I have to admit, at least in terms of America, I have little faith in where we are going. I only see us as going down. I carry Gary Snyder’s "For the Children" in my head: “the steep climb / of everything, going up / as we all / go down.”

Right now, I’m in a position from which I feel what many Americans are going through: I have part-time jobs, no health care, a car that is literally going to pieces, without which I cannot get to any job, living in a house with virtually no insulation and winter a-coming. Money is a constant worry. I’m in debt to my ears, and I’ve been looking for full time work for years. All the poems from my books speak directly to this.

 Sean Patrick Hill with his daughter Teagan

Has becoming a father changed your attitude about such matters?

Being a father only heightens this awareness. And I mean awareness; I feel the presence of disaster, a void, where a single accident can slip us into bankruptcy, into ruin. This scares me. Still, we have things good. We can, at least, afford good food for our daughter. We are never without money, even though we have come perilously close. My daughter makes me laugh. She’s so smart, so bright, she loves reading, very imaginative. If there is hope for the future, even if it’s only my future, it’s her.

In the end, my wife and I are lucky to be educated, and to be able to continue that education. Tonight, I pulled the broken serpentine belt from my car, and the neighbor helped me recharge the battery and get the shorted-out window back up before it rained. People go through worse, yet I know what they feel, I think. Because I feel that panic often. I worry about not providing for my daughter, so it’s no surprise that my poems, the ones I’m now writing for my MFA (which seems ironic to say, privileged and middle-class, though I’m certainly not all that) are rather condemning of the economic situation. I’m writing from the perspective of the underemployed, the marginalized.

Down in the Flood
from The Imagined Field, page 48

My father keeps his own small house with a phone
he rarely touches.

When I tell him I want to come home
he says, I don’t know what you think you'll find here
after all these years.

But one summer, on the mudflats,
I unearthed a parking meter from his town,
twenty miles upriver.

No matter how I shook it,
its face registered nothing but a thin red flag
of violation.

My mother says, You’re too much like your father--
I don't know what you expect.

Let me put it this way:
I always wondered what else got buried.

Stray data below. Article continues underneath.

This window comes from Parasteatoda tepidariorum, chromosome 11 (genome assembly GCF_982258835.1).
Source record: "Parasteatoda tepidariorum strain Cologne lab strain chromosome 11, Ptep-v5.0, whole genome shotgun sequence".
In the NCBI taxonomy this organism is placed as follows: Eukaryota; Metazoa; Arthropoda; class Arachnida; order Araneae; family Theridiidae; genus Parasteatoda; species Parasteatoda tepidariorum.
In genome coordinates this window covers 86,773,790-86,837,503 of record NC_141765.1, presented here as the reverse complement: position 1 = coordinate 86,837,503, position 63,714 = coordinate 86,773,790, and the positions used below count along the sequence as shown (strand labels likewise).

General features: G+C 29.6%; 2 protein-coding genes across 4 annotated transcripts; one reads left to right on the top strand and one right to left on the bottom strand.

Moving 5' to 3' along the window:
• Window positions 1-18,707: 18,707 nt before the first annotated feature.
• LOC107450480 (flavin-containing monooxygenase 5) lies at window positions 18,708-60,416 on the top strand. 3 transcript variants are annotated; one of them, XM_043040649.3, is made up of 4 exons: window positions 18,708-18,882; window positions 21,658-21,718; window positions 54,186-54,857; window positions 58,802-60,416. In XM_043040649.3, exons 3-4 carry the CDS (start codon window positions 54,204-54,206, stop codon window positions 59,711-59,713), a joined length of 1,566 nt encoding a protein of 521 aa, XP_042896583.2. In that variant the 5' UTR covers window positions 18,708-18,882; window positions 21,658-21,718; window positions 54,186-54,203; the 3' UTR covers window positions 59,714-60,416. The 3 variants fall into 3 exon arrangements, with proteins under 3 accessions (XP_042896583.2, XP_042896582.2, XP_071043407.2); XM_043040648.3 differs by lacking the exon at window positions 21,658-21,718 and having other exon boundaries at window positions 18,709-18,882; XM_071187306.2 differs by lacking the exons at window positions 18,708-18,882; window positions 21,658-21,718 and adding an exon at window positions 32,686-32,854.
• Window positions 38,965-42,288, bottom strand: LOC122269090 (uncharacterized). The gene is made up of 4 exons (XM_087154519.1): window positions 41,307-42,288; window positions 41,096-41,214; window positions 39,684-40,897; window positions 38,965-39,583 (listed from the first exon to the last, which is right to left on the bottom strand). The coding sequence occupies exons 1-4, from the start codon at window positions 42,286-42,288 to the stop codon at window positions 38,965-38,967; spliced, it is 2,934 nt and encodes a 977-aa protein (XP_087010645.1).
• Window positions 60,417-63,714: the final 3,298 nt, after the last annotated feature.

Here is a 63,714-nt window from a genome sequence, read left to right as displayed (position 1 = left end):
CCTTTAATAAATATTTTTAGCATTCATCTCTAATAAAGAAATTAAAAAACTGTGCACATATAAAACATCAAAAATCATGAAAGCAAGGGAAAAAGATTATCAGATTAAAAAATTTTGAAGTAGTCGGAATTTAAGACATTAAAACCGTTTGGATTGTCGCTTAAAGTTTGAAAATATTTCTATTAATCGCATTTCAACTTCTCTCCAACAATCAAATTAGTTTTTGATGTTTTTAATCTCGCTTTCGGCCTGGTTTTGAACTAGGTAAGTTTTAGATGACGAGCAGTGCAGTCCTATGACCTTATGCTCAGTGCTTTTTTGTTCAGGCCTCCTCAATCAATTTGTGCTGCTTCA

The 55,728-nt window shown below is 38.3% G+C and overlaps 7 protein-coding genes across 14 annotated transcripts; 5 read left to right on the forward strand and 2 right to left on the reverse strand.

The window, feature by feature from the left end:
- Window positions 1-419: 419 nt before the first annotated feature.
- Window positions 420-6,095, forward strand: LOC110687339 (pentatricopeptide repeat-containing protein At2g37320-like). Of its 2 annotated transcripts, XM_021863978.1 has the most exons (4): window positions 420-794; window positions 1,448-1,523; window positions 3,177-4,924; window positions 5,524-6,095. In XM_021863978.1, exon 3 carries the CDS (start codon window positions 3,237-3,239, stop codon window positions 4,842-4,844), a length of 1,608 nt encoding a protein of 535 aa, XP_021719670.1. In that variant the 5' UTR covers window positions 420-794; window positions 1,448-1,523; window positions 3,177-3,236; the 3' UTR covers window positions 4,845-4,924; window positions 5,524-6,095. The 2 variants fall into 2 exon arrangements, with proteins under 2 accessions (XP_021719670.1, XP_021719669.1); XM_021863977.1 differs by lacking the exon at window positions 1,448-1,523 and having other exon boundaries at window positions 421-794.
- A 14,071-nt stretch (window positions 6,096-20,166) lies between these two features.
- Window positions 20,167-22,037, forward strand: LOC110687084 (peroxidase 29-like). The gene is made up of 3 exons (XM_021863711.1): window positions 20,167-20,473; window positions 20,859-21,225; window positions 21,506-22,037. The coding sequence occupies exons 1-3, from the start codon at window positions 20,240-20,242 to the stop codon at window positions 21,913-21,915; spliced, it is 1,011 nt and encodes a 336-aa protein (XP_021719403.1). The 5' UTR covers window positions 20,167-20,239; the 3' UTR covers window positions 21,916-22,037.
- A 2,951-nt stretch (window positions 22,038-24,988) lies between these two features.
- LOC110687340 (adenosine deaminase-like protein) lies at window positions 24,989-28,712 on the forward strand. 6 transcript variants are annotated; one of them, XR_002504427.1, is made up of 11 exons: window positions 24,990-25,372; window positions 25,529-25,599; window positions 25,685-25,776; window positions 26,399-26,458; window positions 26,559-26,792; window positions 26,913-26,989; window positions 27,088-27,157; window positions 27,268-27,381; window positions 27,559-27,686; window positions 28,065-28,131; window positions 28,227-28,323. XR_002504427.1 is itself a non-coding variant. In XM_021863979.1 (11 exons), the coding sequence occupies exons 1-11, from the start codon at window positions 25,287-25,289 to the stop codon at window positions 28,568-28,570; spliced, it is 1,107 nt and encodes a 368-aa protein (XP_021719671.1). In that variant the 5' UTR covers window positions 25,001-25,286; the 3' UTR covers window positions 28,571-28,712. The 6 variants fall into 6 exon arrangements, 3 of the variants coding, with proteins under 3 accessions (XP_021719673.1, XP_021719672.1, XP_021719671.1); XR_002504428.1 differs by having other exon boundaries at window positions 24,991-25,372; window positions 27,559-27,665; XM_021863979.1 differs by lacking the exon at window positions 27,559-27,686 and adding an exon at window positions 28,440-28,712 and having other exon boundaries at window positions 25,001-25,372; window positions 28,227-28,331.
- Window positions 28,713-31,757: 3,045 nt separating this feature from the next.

Describe your thinking during the time period during which you wrote these poems. How has it changed since?

My main thinking during these poems has been, “What the hell am I going to do?” It’s been pure frustration: with the job search, with loneliness, with alienation, with marriage problems, with money problems. Robert Frost has been a larger influence of late, and especially during these poems, simply for his grim, stoic view of life. I’m more or less middle-aged now, and where am I? Will I ever be stable? Secure? I’m having my doubts. It’s amazing to me, simply amazing, how easy life was only ten years ago. Then the recession, which has gone on and on. The only difference between this and the Great Depression is that we have television. No Dust Bowl, but rather flood upon flood, storm after storm. New Orleans under water: an American city virtually destroyed! Neverending wars, political corruption, media circuses, and lies and more lies, and I’m just trying to get a job and maybe someday own a house. How can this not power poetry? Why do I not see more writing dealing with the bare, unadorned issue at stake?

My thinking has only deepened. I look at America in light of Rome, Carthage, the empires of dust. It’s our turn. It’s hard to admit we may be on the permanent decline now, but I fear the peak is passed, the circuit rounded. Things are only going to get fiercer, and where will each of us be? What will the struggles be? Being modern, with microwave ovens, has nothing to do with the decline of a civilization. Technology won’t save us from ourselves. I worry for my daughter, and I am incredulous as to why the public conversation is so negligent of the facts of our situation.